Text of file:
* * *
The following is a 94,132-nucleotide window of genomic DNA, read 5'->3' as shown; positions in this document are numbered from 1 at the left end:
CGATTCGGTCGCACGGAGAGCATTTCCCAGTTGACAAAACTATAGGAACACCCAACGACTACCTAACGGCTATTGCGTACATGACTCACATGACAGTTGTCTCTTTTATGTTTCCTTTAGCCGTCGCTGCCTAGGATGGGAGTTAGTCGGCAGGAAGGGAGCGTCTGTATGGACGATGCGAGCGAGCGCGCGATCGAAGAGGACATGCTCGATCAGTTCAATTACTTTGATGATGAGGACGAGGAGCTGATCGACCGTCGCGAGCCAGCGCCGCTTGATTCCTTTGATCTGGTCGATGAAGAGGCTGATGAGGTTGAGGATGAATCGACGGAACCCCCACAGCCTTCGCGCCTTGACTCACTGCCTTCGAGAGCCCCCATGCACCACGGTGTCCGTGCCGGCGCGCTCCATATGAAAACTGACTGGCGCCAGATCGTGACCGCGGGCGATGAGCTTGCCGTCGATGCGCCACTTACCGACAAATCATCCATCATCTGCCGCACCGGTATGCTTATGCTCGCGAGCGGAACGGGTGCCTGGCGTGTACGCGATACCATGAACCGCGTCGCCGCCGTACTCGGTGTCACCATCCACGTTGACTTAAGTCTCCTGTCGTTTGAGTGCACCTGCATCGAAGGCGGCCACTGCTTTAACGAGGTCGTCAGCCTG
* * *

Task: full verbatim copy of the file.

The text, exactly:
The following is a 94,132-nucleotide window of genomic DNA, read 5'->3' as shown; positions in this document are numbered from 1 at the left end:
CGATTCGGTCGCACGGAGAGCATTTCCCAGTTGACAAAACTATAGGAACACCCAACGACTACCTAACGGCTATTGCGTACATGACTCACATGACAGTTGTCTCTTTTATGTTTCCTTTAGCCGTCGCTGCCTAGGATGGGAGTTAGTCGGCAGGAAGGGAGCGTCTGTATGGACGATGCGAGCGAGCGCGCGATCGAAGAGGACATGCTCGATCAGTTCAATTACTTTGATGATGAGGACGAGGAGCTGATCGACCGTCGCGAGCCAGCGCCGCTTGATTCCTTTGATCTGGTCGATGAAGAGGCTGATGAGGTTGAGGATGAATCGACGGAACCCCCACAGCCTTCGCGCCTTGACTCACTGCCTTCGAGAGCCCCCATGCACCACGGTGTCCGTGCCGGCGCGCTCCATATGAAAACTGACTGGCGCCAGATCGTGACCGCGGGCGATGAGCTTGCCGTCGATGCGCCACTTACCGACAAATCATCCATCATCTGCCGCACCGGTATGCTTATGCTCGCGAGCGGAACGGGTGCCTGGCGTGTACGCGATACCATGAACCGCGTCGCCGCCGTACTCGGTGTCACCATCCACGTTGACTTAAGTCTCCTGTCGTTTGAGTGCACCTGCATCGAAGGCGGCCACTGCTTTAACGAGGTCGTCAGCCTG